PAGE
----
After early-morning bloodwork and a CT scan, the word is in: no surprises in my chemistry, no new passengers on board. This means we slow my visits from twice a year to once a year, and my chances of recurrence have dropped again. Good news we all needed on a Monday after a long, hard weekend.
Yesterday I got behind on my pain meds and found out just how much they are helping. My epidural bag went empty so my nurse got all of the other stuff sorted out and then went to put an order in for a replacement. I waited patiently for an hour, watching SPECTRE, and fell asleep for another hour or so. When I woke up the incision was throbbing and the hole in my side where the drain comes out was angry and tender to the touch. I called the nurse’s station and they hurried over with the new bag and a shot of Dilaudid to get me back on top of things. I’ve been very pleasant with all of my nurses, even the brusque ones (Dugan’s rule: you are ALWAYS pleasant with cops, teachers, waitresses, and nurses–anyone who has the power to throw you in jail, yank on your pee-pee, or spit in your food) but I admit to being frosty with her after that.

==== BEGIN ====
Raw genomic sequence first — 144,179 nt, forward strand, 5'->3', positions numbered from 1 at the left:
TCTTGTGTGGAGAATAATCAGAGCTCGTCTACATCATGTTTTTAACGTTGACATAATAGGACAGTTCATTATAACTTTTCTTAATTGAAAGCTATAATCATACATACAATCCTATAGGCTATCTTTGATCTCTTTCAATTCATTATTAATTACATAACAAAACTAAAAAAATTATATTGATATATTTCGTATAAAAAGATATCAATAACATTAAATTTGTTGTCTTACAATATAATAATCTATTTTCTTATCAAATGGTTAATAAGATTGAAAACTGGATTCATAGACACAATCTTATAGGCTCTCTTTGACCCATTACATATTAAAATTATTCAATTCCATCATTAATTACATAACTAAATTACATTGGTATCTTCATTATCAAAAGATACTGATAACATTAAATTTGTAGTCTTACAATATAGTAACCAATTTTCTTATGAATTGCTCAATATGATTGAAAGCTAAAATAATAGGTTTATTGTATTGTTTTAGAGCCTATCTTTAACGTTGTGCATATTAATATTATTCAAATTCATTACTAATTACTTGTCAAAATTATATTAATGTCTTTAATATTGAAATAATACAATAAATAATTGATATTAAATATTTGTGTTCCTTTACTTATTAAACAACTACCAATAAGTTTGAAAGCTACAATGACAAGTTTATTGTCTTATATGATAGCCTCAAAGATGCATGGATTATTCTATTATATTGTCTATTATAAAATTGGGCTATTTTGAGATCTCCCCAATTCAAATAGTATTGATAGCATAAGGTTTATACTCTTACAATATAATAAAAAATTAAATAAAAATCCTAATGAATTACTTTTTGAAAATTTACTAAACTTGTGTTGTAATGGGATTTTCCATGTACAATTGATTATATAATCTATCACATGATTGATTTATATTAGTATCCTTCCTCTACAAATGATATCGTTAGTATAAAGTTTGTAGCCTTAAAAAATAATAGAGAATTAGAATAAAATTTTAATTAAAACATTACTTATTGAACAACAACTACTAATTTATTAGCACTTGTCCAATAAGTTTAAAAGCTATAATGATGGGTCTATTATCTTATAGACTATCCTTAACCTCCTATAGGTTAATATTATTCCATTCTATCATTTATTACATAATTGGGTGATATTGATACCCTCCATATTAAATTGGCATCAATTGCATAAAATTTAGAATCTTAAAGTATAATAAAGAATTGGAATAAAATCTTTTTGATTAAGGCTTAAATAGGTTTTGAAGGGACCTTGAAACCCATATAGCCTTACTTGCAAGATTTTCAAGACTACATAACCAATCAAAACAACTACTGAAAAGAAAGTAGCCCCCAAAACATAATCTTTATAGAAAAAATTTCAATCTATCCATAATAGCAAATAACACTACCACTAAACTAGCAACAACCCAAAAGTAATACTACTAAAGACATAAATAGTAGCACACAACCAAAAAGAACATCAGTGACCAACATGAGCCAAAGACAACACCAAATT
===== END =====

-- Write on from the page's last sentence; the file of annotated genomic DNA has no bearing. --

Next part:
At about 7:30, when the night nurse and I were just getting up to speed, the cramping in my guts produced one mighty bed-rumbling fart and we both celebrated with a high-five. This means I move to what they call a clear liquid diet, which is beef broth and jell-o mostly, and as exciting as tax returns. I’ve been living on sugar-enhanced saline since the surgery, and while my blood sugar is right where it should be, there’s a gaping maw in my stomach where a cheeseburger needs to be. It also means the IV drip in my hand comes out, which leaves just one connection to the pole: the epidural drip.
Still no word on when I’m getting out of here.